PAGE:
International students: Nina Funnell on the hidden voice of #MeToo

The author of The Red Zone Report reflects on #MeToo, Colleges and the watershed moments of her career

CW: Sexual assault

University is a space to talk, to agitate outdated preconceptions and promote discourses of acceptance, progress and change. Why then, is sexual assault on campus so often swept under the rug?

Walkley Award-winning journalist and co-author of The Red Zone Report, Nina Funnell, refuses to shy away from the discussion. The University of Sydney media graduate is now an ambassador for End Rape on Campus Australia, and she is determined to make her alma mater sit up and listen.

While the focus of sexual assault reporting on campus has predominantly been on the colleges, Funnell believes the key to levering institutional change may lie with international students.

International students, who comprise over twenty percent of the student population at USyd, are a critical source of income to the University. Yet, they are one of the groups who are most vulnerable to sexual assault, due to language barriers, lacking domestic support networks, fear of losing their visa and an institutional bias that precludes them from seeking help and reporting violence.

Funnell recounts an instance where a Study Abroad student attempting to lodge a formal rape complaint, was openly advised by the police that “there’s no point in them making a formal report, because they’re not going to be here by the time it would proceed to trial”.

What is most concerning is the sheer number of students who could have been given the same advice and left with no recourse for justice or closure. Authorities appear more interested in protecting the $32.2 billion international student education industry than the safety of the very individuals who sustain it.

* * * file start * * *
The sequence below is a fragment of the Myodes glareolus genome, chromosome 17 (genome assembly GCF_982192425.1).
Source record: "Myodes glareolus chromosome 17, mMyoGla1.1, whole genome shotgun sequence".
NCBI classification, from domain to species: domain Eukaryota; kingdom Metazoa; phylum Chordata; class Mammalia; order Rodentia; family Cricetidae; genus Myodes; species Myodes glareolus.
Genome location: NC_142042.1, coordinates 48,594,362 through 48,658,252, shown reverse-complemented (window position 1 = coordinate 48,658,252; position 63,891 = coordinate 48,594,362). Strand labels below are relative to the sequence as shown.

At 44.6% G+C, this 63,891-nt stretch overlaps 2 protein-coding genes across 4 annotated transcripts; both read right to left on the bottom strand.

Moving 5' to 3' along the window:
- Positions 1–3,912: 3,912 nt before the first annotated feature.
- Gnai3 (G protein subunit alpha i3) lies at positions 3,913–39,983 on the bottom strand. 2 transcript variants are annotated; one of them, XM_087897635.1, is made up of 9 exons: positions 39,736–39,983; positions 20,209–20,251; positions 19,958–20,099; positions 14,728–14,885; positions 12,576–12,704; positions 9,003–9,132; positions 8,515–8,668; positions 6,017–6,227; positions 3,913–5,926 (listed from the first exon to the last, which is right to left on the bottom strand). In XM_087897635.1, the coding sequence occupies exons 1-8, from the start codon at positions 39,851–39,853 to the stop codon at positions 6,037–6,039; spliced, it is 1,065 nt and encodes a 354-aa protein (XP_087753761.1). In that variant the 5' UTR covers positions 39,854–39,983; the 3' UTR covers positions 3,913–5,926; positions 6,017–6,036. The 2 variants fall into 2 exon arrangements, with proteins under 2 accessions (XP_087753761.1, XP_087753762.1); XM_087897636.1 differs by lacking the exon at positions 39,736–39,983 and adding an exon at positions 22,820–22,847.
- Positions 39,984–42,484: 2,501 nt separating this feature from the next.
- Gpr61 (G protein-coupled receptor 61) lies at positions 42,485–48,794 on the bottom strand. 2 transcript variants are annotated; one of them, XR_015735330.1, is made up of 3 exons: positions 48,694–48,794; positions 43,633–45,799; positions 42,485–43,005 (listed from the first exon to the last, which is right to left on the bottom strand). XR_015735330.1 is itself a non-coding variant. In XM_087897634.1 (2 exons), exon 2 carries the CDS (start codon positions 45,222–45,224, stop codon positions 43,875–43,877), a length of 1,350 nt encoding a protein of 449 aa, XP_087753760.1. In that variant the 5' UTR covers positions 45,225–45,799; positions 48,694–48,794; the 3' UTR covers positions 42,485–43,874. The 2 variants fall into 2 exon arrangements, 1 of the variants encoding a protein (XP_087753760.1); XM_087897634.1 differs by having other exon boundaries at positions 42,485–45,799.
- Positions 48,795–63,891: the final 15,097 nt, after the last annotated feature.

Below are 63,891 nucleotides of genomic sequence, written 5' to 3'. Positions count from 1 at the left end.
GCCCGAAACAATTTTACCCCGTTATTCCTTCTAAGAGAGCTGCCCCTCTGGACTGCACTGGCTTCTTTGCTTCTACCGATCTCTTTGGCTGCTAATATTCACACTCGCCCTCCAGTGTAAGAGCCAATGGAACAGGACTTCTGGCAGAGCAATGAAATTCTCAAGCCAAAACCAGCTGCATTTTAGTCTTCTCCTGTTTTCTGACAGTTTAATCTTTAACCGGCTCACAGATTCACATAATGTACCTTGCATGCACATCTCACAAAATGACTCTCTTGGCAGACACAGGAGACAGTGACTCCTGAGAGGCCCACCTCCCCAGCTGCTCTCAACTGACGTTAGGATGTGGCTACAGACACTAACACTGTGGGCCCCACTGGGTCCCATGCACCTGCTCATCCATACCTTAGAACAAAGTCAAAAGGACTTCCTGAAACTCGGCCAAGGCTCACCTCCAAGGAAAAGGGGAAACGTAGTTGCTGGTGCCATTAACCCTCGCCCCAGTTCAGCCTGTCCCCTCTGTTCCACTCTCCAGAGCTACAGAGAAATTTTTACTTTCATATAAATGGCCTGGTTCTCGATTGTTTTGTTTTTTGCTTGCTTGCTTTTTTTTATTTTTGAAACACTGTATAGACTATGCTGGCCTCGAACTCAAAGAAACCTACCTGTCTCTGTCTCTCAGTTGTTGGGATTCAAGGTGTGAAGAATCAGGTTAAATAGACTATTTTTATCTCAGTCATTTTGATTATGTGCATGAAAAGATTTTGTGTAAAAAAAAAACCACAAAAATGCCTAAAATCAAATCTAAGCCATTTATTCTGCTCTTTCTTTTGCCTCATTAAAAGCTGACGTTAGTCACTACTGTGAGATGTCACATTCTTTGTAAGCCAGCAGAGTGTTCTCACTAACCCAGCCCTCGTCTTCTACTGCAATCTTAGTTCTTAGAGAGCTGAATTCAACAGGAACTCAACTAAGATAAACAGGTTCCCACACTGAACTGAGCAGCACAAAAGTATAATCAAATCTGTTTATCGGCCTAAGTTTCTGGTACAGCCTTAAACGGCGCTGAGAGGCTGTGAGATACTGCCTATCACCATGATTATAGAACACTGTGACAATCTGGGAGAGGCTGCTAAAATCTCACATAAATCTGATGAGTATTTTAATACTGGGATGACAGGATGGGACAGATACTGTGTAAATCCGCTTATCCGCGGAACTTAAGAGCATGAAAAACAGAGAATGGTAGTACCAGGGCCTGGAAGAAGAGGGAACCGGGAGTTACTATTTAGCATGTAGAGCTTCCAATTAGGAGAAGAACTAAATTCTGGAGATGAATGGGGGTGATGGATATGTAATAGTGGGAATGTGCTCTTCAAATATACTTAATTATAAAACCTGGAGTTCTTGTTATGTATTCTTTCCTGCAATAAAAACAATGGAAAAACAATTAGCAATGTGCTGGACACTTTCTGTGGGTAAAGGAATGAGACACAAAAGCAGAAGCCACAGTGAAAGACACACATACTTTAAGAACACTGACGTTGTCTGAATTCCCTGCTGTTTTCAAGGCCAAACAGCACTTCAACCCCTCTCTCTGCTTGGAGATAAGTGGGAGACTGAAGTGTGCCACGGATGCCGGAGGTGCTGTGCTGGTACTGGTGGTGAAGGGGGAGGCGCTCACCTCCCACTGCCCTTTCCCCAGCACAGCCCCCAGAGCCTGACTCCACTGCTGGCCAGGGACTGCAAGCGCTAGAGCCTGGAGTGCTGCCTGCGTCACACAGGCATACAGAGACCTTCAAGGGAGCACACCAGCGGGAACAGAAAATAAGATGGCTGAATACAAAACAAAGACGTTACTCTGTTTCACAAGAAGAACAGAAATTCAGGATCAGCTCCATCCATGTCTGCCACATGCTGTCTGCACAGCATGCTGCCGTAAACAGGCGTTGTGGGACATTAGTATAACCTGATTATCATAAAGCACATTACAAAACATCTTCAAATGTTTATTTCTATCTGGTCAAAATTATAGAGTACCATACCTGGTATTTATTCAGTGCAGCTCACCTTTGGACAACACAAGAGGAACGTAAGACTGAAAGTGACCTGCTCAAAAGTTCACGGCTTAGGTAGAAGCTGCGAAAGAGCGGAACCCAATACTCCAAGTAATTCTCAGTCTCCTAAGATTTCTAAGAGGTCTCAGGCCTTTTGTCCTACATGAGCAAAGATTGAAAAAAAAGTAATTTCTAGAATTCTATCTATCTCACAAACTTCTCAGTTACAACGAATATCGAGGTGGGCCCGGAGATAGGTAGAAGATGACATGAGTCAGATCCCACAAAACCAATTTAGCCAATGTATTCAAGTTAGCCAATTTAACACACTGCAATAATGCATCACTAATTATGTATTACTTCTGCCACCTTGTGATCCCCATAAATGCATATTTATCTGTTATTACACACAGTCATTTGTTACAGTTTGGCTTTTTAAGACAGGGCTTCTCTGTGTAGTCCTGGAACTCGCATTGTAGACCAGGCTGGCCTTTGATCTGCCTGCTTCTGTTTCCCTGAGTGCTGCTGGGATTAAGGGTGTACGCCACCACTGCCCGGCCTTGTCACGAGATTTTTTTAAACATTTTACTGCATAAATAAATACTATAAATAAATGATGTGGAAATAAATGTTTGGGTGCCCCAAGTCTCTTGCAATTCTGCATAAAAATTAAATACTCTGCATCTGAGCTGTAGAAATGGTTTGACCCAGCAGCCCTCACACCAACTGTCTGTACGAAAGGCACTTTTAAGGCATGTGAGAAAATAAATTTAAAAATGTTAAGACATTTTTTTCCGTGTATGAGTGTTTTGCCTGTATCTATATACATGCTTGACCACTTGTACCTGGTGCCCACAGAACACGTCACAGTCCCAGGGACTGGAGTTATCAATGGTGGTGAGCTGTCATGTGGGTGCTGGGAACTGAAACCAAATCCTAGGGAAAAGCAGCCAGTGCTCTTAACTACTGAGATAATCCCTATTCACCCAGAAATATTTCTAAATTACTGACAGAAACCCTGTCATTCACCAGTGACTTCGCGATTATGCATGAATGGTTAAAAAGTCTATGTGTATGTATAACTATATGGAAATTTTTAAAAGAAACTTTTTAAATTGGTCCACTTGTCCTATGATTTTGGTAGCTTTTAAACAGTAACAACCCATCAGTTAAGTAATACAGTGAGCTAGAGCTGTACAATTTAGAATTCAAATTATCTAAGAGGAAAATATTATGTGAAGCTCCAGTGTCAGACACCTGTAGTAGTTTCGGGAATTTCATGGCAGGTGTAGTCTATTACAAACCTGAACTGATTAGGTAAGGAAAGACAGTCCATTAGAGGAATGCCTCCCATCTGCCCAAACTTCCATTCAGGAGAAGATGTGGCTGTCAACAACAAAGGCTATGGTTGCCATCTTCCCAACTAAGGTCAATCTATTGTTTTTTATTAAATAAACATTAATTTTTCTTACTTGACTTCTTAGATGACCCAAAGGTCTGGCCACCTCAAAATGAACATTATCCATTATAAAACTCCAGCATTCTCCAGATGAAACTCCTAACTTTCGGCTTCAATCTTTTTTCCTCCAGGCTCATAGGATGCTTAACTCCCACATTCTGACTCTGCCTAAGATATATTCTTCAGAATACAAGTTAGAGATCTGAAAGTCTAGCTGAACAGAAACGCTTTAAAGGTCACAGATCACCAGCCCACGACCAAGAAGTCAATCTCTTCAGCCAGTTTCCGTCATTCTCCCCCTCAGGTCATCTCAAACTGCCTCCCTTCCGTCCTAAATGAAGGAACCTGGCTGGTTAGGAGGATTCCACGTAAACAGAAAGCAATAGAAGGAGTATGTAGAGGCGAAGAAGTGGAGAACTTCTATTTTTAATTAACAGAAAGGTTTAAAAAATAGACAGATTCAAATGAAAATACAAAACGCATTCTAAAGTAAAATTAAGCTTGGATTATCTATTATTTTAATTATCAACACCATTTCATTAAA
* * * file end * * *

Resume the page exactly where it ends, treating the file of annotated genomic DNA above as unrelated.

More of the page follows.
“If you threaten the international student dollar … That actually could be the thing that would make universities sit up and take notice,” she says.

Funnell believes that the change so desperately needed may only be spurned if there’s a change to the bottom dollar — if universities see a drop in the number of international students, due to a poor reputation for protecting students, decision-makers may finally prioritise student safety. And she is determined to be that whistleblower. “No one is talking about it, no one is publishing on it … [but] it’s such an important story to tell.”

A survivor of sexual assault herself, Funnell’s passion in the cause lies close to home. Her exposure to campus sexual assault began second-hand, as confidant of her friends, and later, as a teacher whose students came to her for comfort. The more stories she heard, the clearer it became how intrinsically attitudes of misogyny, sexism and homophobia were linked to collegiate culture.

“The turning point for me was with that pro-rape Facebook group,” she says, referring to the page created by students of St Paul’s College in 2009, ‘Define Statutory: pro-rape, anti-consent’. To Funnell, this signalled a watershed moment for the colleges to “finally … accept that they needed to address their toxic culture”,

The college’s failure to commence cultural intervention work, instead relying on tokenistic acts and “reframe and minimisation tactics” to appease its critics, was unequivocal evidence that “something more systemic need[ed] to be done”.

In continuing to speak out about the subject, Funnell will appear as a panellist for FASS’ ‘Outside the Square’ event on May 31, discussing ‘#MeToo: Male Privilege on Notice’.